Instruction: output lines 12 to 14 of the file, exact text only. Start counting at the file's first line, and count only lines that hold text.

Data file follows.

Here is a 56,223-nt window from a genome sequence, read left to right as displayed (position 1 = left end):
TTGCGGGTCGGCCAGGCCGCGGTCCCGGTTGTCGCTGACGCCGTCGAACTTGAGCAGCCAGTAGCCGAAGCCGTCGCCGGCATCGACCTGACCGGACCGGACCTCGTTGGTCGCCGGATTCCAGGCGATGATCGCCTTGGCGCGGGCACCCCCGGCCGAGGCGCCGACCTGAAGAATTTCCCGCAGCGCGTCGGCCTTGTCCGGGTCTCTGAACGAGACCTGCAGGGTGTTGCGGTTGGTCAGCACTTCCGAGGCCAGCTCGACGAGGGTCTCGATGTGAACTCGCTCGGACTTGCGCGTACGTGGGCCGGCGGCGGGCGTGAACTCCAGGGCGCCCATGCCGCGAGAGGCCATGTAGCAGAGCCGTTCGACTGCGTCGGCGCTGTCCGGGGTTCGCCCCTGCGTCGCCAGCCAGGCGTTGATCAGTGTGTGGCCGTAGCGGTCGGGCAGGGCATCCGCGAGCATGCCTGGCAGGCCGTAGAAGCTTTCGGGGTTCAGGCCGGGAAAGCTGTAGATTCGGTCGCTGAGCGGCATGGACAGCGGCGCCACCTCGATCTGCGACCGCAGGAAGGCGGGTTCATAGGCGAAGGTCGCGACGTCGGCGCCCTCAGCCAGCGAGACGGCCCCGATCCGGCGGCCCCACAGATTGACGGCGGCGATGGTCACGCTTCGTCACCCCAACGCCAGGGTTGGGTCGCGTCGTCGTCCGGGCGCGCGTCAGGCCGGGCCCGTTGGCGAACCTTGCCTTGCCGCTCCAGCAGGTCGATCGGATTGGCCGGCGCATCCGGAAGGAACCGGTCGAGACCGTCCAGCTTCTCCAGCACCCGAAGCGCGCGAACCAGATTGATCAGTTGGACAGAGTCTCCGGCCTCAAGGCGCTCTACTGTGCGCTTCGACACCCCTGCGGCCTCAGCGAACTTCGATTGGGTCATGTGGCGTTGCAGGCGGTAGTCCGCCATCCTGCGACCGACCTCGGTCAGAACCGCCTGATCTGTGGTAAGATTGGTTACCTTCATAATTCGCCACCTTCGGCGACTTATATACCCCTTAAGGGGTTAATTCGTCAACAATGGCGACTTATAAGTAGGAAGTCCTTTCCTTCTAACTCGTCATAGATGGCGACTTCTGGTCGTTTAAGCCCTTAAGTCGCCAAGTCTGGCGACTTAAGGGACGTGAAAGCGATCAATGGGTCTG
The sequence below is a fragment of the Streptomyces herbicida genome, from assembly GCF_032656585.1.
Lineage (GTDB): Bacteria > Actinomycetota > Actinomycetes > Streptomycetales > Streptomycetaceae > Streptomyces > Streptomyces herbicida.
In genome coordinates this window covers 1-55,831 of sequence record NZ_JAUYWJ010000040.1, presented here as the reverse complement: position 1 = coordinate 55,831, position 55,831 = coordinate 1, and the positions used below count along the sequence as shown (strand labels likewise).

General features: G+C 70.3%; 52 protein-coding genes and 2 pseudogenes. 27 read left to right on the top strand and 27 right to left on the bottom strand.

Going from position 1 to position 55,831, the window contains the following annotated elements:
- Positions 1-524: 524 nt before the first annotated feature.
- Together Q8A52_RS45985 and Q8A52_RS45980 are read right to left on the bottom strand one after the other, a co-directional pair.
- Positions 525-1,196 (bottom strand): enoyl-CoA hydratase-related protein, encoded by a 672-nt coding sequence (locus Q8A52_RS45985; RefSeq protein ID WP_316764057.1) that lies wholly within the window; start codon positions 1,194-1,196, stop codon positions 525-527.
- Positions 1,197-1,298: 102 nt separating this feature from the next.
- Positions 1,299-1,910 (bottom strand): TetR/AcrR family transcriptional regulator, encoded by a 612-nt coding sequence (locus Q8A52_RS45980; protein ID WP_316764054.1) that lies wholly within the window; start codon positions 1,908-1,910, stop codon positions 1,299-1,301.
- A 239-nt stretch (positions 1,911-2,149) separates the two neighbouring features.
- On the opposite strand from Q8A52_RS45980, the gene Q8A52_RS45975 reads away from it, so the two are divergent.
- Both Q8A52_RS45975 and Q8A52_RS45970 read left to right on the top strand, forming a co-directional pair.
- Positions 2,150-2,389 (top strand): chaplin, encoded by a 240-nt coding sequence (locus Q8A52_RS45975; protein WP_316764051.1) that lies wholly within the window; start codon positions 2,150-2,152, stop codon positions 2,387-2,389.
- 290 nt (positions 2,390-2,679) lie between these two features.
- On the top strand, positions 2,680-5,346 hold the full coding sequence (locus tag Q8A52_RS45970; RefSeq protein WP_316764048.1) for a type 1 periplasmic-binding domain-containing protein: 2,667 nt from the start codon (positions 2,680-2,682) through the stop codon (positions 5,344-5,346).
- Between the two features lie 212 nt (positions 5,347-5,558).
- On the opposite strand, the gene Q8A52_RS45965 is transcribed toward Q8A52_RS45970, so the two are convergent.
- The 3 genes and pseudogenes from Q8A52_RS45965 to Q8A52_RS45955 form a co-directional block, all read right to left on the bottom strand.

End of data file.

- Positions 1,299-1,910 (bottom strand): TetR/AcrR family transcriptional regulator, encoded by a 612-nt coding sequence (locus Q8A52_RS45980; protein ID WP_316764054.1) that lies wholly within the window; start codon positions 1,908-1,910, stop codon positions 1,299-1,301.
- A 239-nt stretch (positions 1,911-2,149) separates the two neighbouring features.
- On the opposite strand from Q8A52_RS45980, the gene Q8A52_RS45975 reads away from it, so the two are divergent.